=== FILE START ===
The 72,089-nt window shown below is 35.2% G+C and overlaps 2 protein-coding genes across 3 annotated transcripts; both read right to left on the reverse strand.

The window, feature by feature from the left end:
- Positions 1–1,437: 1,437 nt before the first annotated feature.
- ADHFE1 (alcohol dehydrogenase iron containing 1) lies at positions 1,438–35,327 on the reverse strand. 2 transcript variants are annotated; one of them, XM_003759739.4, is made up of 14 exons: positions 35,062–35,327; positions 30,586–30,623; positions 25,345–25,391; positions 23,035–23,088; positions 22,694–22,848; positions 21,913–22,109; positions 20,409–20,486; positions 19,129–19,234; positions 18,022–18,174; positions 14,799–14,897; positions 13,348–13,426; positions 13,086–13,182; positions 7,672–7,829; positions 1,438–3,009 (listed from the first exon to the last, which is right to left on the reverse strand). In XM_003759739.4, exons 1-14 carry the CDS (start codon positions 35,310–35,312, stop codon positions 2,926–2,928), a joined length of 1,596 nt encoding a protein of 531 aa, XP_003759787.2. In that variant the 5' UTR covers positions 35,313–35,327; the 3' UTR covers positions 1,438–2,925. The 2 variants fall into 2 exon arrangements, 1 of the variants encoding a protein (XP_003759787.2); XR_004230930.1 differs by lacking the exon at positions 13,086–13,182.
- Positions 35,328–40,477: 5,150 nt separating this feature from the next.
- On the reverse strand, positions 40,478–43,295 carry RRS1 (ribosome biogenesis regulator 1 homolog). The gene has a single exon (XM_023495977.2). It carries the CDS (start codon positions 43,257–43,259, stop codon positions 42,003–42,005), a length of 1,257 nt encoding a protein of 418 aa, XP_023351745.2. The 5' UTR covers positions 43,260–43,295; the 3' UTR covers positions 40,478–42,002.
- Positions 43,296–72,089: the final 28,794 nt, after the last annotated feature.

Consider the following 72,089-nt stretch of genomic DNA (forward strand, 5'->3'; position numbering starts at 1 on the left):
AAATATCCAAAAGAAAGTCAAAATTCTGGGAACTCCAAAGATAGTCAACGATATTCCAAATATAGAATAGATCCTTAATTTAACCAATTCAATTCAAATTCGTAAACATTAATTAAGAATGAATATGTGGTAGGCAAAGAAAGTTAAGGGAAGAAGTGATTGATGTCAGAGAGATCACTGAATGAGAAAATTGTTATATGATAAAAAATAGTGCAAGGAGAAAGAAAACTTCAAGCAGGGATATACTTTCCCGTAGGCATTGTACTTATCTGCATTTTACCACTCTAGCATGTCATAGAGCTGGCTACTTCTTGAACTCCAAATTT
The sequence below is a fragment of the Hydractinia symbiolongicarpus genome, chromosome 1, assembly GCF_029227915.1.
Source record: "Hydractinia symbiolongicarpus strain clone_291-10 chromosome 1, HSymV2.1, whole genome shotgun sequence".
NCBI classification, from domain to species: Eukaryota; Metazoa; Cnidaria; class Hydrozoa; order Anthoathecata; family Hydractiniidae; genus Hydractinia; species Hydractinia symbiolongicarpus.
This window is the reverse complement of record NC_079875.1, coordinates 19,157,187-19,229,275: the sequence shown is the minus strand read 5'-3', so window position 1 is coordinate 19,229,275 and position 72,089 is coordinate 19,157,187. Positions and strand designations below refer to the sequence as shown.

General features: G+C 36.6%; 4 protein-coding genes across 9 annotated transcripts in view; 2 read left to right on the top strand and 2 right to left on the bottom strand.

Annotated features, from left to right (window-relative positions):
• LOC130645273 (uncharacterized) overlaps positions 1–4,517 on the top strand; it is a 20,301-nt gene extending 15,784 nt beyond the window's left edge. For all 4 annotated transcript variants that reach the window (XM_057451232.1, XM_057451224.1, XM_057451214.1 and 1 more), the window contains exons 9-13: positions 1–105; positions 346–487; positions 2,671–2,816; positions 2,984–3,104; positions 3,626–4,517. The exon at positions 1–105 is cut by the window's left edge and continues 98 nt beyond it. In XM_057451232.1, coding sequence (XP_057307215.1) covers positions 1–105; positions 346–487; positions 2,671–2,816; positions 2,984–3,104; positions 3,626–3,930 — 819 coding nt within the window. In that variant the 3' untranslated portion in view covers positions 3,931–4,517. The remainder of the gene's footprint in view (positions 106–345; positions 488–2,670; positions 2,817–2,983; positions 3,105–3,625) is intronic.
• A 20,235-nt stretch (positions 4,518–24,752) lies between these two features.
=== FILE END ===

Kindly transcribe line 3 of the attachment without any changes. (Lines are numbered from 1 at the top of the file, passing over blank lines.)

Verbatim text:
- Positions 1–1,437: 1,437 nt before the first annotated feature.